Anyone have any ideas?
@TripMasterMunky: I have no experience on this. My first instinct would be to get a capture card and hook up a player to it and record it that way. You might be able to send them away to have them professionally done for a fee.
Totally different things from what Google tells me when I asked it.
Unless you have the equipment on hand or your model of camera supports video output, it might be cheaper to just send them off to be digitally encoded. Otherwise you are going to have to hunt down a VCR, VHS-C to VHS adapter (basically a regular sized VHS tape that the smaller tape goes inside of) and then capture the output of that. Either way, to do it yourself you are going to need some kind of capture card. Alternatively, there are VCR/DVD recorder combo drives that can record a dvd of the VHS iirc but they will likely be a) hard to find, b) expensive, or both. Depending on how many tapes you have, it may be worth it to just send them off. If you have a bunch of tapes, it might be worth it to do them yourself.
EDIT: Sorry, I missed that last question. DV tapes and VHS-C are similarly sized (sorta) but they way they are recorded to is different. I don't remember if you can playback DV tapes in the VCR with one of those adapters, I don't think you can but I might be wrong. If the tapes you are trying to record are actually DV though, the camera likely has a Firewire port which makes converting them a much easier process :) Just use Windows Movie Maker and connect the camera tot he computer via Firewire :)
Well, I already have a VHS Player and a VHS-C to VHS Adapter. So all I would need would be the capture card, which I don't really know anything about. Anyone have any recommendations?
I found this link http://www.ehow.com/how_5104193_convert-vhsc-digital-format.htmlThey make it seem simple enough.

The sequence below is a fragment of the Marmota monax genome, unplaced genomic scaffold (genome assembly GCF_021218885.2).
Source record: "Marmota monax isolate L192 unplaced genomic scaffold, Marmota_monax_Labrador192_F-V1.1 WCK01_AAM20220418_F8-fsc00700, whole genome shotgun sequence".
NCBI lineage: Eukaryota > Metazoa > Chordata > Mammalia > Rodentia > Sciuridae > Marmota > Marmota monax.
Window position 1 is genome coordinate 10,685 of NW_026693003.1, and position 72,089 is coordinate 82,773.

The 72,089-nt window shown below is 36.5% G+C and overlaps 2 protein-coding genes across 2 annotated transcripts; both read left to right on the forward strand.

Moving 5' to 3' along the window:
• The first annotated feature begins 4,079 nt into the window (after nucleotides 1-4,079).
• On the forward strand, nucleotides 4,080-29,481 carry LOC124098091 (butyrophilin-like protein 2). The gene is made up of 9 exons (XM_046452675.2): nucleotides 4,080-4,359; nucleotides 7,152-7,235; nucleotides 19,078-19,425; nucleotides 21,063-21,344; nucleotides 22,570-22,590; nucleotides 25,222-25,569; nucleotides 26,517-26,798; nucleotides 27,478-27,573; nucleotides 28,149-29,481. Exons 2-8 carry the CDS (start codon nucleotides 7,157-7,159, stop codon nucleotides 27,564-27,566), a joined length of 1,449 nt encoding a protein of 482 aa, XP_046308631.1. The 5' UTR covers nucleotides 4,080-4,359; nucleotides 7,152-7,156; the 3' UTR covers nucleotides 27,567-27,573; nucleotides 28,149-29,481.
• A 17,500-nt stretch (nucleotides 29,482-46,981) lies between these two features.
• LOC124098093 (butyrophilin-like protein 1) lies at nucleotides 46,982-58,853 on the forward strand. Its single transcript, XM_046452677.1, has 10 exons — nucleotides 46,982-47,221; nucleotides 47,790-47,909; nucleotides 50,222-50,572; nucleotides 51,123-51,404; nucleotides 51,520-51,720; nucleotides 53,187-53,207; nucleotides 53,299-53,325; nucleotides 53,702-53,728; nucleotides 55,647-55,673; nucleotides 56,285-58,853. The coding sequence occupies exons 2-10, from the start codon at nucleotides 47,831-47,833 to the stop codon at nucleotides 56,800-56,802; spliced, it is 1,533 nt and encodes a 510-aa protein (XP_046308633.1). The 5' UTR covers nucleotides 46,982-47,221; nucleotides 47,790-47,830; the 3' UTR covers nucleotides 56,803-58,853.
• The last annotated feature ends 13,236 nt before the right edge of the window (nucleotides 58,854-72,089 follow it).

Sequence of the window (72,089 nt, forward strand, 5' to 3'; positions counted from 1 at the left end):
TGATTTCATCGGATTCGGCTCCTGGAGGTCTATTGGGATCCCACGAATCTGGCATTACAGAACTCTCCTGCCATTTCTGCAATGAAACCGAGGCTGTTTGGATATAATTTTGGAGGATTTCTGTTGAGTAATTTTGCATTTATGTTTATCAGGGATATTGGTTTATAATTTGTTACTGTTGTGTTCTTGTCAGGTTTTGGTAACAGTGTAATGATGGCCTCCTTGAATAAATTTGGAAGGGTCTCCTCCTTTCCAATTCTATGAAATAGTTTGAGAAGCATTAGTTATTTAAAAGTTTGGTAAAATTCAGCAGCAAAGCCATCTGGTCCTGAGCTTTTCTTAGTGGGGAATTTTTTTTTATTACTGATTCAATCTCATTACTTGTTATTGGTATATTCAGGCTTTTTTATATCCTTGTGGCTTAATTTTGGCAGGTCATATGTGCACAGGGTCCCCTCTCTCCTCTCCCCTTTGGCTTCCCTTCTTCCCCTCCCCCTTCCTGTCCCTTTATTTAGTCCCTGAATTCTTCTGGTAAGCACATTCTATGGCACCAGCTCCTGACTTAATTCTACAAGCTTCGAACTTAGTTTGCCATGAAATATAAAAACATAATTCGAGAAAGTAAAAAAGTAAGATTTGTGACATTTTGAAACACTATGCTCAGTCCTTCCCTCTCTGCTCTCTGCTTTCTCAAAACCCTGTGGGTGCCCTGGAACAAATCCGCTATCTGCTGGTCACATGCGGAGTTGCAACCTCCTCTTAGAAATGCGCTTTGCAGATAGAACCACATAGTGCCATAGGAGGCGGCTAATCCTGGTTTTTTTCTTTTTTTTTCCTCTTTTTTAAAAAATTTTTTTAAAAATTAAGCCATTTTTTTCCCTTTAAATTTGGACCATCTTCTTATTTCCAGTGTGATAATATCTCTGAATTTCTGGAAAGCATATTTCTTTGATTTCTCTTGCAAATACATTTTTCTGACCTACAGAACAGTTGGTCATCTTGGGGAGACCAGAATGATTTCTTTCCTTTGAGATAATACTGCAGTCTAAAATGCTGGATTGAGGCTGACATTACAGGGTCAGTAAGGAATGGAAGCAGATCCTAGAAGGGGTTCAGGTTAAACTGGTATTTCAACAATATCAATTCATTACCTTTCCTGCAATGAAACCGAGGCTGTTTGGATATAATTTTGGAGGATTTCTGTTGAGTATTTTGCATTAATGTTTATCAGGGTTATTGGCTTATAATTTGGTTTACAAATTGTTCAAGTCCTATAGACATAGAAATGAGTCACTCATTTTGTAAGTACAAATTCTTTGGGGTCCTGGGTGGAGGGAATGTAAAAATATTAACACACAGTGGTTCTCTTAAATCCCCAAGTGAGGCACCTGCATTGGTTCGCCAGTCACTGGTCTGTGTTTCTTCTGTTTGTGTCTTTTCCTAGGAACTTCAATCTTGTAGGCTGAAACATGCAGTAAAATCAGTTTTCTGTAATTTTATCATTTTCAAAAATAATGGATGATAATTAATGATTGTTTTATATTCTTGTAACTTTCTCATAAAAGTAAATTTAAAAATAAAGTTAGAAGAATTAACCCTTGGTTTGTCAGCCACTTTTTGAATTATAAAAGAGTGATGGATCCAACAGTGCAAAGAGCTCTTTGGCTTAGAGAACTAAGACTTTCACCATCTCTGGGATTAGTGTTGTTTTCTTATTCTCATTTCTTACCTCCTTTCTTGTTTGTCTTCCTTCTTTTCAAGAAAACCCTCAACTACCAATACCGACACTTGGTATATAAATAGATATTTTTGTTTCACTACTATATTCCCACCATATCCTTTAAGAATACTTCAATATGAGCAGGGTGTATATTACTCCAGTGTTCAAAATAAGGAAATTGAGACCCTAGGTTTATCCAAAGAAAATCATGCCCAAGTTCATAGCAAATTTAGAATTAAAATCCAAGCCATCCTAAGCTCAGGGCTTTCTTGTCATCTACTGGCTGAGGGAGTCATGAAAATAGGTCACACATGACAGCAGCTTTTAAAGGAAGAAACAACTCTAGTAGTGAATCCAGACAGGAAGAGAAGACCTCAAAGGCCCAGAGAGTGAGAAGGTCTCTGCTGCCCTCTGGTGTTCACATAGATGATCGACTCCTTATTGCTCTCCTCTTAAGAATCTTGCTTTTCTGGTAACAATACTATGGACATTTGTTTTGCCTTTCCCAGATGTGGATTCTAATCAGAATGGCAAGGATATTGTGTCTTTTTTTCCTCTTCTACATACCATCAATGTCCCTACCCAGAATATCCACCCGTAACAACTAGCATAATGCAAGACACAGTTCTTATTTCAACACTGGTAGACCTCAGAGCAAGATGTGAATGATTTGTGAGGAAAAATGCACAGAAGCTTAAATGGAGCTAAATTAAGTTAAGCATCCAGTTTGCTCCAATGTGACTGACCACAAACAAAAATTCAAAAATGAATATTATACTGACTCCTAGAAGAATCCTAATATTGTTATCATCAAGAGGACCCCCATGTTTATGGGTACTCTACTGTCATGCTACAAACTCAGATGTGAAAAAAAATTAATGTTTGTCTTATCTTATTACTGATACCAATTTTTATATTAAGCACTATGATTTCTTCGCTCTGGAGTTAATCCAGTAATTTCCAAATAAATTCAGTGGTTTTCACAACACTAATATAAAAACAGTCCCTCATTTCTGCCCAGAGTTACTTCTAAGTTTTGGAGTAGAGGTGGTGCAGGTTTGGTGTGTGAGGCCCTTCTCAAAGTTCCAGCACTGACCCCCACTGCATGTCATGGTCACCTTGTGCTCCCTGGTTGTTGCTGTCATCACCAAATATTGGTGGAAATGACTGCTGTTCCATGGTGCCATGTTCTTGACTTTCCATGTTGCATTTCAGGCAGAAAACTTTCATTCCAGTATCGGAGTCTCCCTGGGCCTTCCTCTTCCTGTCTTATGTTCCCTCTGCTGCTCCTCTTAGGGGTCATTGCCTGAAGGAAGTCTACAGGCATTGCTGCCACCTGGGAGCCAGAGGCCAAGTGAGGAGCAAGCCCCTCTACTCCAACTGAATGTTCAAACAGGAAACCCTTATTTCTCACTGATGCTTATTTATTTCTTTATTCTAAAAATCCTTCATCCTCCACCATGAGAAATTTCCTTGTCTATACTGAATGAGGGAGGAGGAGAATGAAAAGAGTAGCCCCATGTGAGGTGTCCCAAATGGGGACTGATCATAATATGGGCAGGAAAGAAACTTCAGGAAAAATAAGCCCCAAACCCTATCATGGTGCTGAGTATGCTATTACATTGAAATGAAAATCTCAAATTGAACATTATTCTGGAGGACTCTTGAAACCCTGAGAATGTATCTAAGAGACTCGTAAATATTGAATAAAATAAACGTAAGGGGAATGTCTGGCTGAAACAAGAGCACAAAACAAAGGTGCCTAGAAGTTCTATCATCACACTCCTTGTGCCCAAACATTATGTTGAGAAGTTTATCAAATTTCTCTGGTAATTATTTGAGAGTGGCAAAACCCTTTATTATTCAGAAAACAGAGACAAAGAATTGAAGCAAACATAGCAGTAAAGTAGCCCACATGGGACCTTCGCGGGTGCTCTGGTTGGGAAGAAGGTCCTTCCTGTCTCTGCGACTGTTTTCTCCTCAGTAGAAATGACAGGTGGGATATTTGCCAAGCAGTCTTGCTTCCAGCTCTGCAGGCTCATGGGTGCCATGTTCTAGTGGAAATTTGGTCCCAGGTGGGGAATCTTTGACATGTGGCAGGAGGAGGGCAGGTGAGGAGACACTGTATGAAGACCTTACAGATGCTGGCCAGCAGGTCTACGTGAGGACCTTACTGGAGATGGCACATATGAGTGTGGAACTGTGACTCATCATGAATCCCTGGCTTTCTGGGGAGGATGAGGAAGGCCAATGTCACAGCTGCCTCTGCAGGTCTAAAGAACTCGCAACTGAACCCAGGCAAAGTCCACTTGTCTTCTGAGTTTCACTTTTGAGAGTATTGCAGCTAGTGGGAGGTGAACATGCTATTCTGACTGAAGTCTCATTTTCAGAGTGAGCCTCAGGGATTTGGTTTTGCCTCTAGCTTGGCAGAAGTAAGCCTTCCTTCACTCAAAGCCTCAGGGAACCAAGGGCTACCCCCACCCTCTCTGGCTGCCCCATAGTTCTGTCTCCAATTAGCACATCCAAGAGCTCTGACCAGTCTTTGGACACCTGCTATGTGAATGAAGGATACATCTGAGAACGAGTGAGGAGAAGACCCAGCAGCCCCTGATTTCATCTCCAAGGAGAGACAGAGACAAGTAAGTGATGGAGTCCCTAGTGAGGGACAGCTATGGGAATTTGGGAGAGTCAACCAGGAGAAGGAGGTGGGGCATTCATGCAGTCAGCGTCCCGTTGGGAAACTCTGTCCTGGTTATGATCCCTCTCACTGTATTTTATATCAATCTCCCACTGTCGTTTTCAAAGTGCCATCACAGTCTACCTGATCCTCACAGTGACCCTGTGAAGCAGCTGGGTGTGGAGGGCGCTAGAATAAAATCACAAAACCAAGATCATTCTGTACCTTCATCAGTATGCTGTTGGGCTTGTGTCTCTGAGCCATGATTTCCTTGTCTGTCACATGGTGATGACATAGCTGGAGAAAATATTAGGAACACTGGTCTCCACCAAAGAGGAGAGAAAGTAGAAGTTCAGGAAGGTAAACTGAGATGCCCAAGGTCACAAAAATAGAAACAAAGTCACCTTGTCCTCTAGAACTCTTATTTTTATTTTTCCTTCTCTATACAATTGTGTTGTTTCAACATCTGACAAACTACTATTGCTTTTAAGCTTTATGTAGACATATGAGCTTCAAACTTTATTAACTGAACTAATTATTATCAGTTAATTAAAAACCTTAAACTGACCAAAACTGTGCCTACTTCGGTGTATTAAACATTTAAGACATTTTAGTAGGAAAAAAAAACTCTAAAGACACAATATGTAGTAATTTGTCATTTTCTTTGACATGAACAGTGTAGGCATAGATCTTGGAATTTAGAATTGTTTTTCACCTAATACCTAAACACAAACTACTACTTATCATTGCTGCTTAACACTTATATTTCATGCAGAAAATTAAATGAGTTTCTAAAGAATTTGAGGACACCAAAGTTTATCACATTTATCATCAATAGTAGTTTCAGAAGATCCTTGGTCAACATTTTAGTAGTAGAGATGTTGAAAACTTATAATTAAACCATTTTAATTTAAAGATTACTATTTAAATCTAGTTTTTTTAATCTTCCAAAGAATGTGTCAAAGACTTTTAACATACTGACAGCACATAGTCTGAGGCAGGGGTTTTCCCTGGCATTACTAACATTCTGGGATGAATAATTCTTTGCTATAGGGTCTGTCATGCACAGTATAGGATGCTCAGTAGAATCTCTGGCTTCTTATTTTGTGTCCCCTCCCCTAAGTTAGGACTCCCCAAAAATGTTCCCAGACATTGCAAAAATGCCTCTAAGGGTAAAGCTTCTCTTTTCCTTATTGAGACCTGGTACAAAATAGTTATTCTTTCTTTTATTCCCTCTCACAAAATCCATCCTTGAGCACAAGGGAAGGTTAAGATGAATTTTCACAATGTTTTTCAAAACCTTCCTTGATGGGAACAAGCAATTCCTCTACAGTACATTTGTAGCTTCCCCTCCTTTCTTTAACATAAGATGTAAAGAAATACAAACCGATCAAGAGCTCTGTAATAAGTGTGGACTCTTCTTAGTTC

And as far as sending them out to be converted for a fee, anyone have any experience with any places that they would recommend? I know there's quite a few places out there. I'm looking at this one place that converts VHS-C, but they charge like $20 per tape. I'd have to count up my tapes, but I think I probably have between 10 and 20. I think I might just be better off doing it myself.
I've used the Dazzle, which I normally use for retro videogames, to capture VHS and the quality is as good as the vhs tapes themselves.
This was my method. I purchased the ADVC110 about two years ago. It's been working great for me since. Quality is about as good as you can expect from a VHS rip.
I know this is one old topic, but I still haven't done this yet. Just haven't had time lately. Now I'm looking back into it again after giving all of my options serious thought. I think I'm more comfortable just converting myself rather than sending in my tapes to a service to have someone else do them.
I've looked at what I need, what the most efficient way to do it is....I've decided to put the VHS-C tapes into a VHS adapter, which then goes into a VHS player. This will then be connected up to this converter software/device to be connected to my computer through USB.
Just curious if anyone has used that software/device before. From my research it seems a lot better reviewed than the Dazzle and such, and is cheaper as well. Figured I'd make one last call for advice before I dive in and do this.
Thanks for all the help so far.
Sorry, I don't have any experience with that particular product.